A good fruit requires
a great seed
Local breeding work makes it possible to attain well-adapted varieties for each growing area.
High Resistance. Plant varieties that highly restrict the growth and development of the specified pest or pathogen under normal pest or pathogen pressure when compared to susceptible varieties. These plant varieties may, however, exhibit some symptoms or damage under heavy pest or pathogen pressure.
Intermediate Resistance. Plant varieties that restrict the growth and development of the specified pest or pathogen, but may exhibit a greater range of symptoms or damage compared to high resistant varieties. Intermediately resistant plant varieties will still show less severe symptoms or damage than susceptible plant varieties when grown under similar environmental conditions and/or pest or pathogen pressure.
Physiological races Bl:1-15 of Bremia lactucae (downy mildew) in lettuce are agronomical no longer relevant in Europe, as to the best of our knowledge these races are no longer observed in practice in Europe nowadays. Therefore reference to the races Bl:1-15 is no longer made in resistance claims with regard to B. lactucae. From May 1st 2014 onwards, the resistance claim of a variety refers only to Bl:16-31.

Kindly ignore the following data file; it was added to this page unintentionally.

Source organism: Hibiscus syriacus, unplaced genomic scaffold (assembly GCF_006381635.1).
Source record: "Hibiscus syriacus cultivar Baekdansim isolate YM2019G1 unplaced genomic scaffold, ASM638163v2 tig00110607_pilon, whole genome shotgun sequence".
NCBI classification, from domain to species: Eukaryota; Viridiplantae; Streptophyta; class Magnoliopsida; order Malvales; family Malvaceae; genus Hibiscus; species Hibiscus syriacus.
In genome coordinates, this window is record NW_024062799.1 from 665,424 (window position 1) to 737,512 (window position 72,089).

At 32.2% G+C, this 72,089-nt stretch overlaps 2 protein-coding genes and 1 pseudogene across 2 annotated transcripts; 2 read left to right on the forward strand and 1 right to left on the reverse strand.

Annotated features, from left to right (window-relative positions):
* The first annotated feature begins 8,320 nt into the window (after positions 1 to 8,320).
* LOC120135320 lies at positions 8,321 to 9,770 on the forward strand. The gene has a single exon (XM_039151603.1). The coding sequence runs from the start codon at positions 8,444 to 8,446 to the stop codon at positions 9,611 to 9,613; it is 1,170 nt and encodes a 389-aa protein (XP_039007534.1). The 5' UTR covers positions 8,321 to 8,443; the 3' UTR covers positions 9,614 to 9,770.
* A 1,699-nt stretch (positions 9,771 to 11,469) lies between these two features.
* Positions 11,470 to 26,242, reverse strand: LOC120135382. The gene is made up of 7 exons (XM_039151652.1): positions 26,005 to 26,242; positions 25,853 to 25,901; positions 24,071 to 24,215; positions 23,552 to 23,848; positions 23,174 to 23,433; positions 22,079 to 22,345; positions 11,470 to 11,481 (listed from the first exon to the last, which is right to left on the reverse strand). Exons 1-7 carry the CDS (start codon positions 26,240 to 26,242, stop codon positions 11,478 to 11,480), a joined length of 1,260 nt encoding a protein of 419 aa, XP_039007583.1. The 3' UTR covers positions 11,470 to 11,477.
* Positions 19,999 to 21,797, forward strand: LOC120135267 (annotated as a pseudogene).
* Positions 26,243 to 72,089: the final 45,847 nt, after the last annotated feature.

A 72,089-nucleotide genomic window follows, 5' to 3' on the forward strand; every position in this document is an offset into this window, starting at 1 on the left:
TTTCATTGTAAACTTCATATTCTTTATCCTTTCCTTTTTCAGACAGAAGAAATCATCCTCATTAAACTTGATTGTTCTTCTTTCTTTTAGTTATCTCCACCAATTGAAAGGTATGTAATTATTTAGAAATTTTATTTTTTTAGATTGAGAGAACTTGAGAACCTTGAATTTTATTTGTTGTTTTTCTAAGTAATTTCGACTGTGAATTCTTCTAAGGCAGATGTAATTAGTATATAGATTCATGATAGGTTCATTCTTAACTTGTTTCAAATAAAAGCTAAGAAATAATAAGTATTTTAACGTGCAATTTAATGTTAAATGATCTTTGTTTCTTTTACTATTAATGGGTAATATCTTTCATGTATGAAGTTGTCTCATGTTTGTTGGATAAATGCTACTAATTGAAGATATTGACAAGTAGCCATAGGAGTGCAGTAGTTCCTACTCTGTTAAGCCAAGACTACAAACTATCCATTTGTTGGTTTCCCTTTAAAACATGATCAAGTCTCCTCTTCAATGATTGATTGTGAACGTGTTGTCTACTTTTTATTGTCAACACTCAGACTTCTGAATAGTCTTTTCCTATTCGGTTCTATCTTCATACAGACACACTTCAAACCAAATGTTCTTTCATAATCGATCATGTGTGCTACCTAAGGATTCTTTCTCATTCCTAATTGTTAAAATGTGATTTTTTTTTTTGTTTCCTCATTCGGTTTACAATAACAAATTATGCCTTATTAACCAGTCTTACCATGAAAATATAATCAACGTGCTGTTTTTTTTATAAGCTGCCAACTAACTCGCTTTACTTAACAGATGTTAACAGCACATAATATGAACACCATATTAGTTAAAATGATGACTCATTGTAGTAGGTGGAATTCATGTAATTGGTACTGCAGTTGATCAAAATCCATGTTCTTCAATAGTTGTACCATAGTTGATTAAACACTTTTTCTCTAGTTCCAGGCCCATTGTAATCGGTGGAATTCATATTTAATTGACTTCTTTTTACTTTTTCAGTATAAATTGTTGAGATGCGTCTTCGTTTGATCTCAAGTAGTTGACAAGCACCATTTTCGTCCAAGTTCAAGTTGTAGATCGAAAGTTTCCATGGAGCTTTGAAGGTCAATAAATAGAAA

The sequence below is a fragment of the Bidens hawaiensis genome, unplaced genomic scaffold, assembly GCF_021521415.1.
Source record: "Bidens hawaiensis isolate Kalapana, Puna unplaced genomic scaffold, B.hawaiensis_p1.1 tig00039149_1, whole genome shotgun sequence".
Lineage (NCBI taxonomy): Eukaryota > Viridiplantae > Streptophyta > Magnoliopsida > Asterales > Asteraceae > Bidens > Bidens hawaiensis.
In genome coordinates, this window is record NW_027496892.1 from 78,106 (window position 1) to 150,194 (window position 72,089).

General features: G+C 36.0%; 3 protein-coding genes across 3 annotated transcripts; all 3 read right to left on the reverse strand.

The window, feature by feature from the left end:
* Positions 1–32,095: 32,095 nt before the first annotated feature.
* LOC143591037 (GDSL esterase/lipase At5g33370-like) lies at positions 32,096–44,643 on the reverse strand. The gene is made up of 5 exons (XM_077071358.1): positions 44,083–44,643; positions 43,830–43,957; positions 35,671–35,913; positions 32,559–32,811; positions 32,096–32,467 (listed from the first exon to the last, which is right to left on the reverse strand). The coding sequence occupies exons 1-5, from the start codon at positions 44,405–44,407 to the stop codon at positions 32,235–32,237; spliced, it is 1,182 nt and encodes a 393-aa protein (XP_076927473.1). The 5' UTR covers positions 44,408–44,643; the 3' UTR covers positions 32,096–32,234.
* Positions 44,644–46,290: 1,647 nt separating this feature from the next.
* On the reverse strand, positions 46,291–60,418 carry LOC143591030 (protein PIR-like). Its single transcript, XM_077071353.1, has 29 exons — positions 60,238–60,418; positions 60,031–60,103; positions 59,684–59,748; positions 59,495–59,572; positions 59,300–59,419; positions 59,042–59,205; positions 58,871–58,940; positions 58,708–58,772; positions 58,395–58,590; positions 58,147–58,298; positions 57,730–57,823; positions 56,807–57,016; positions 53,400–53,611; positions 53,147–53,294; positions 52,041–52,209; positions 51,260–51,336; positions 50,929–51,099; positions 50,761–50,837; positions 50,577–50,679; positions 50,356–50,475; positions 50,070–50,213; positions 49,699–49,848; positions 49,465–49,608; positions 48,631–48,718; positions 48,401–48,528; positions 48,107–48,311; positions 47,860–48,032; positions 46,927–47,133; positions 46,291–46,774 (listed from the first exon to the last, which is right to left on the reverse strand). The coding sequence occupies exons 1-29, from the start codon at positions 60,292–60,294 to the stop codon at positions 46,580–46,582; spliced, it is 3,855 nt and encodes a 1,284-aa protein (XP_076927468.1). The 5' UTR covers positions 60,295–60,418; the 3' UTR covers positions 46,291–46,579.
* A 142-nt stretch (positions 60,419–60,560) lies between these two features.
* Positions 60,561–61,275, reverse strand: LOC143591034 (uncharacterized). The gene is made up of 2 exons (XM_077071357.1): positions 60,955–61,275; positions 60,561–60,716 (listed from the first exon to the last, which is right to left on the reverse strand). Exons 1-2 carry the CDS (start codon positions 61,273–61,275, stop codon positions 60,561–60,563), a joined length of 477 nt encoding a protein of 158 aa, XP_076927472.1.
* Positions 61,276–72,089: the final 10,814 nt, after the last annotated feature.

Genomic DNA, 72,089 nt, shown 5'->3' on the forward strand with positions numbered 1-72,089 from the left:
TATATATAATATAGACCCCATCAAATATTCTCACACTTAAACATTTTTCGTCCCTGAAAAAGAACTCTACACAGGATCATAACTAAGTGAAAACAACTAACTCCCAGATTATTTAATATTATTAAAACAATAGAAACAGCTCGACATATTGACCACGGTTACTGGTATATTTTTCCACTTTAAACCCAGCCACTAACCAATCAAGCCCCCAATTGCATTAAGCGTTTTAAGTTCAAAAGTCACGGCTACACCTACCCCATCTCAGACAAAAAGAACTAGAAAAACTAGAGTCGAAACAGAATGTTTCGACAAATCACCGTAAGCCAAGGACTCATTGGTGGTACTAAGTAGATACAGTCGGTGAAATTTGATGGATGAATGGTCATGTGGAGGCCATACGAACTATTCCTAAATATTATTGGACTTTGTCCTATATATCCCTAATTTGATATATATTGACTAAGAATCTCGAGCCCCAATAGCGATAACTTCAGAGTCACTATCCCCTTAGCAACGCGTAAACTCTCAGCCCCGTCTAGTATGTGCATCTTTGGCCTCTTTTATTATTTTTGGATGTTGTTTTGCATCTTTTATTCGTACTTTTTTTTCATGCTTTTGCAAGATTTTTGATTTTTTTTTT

P.s.: Although race Bl:19 is to the best of our knowledge also no longer observed in practice nowadays, reference to the race Bl:19 will continue to be made in resistance claims with regard to B. lactucae to simplify the notation of the resistance claim. In practice this means that for example Bl:16-31 should be understood as Bl:16-18,20-31.
Bacterial Leaf Spot
Cucumber vein yellowing virus
Cucurbit yellow stunting disorder virus
Fusarium oxysporum f.sp. lycopersici
Fusarium oxysporum f.sp. radicis-lycopersici
Melon necrotic spot virus
Potato Y virus
Px (ex Sf)
Podosphaera xanthii (ex Sphaerotheca fuliginea)
Tomato mosaic virus
Tomato spotted wilt virus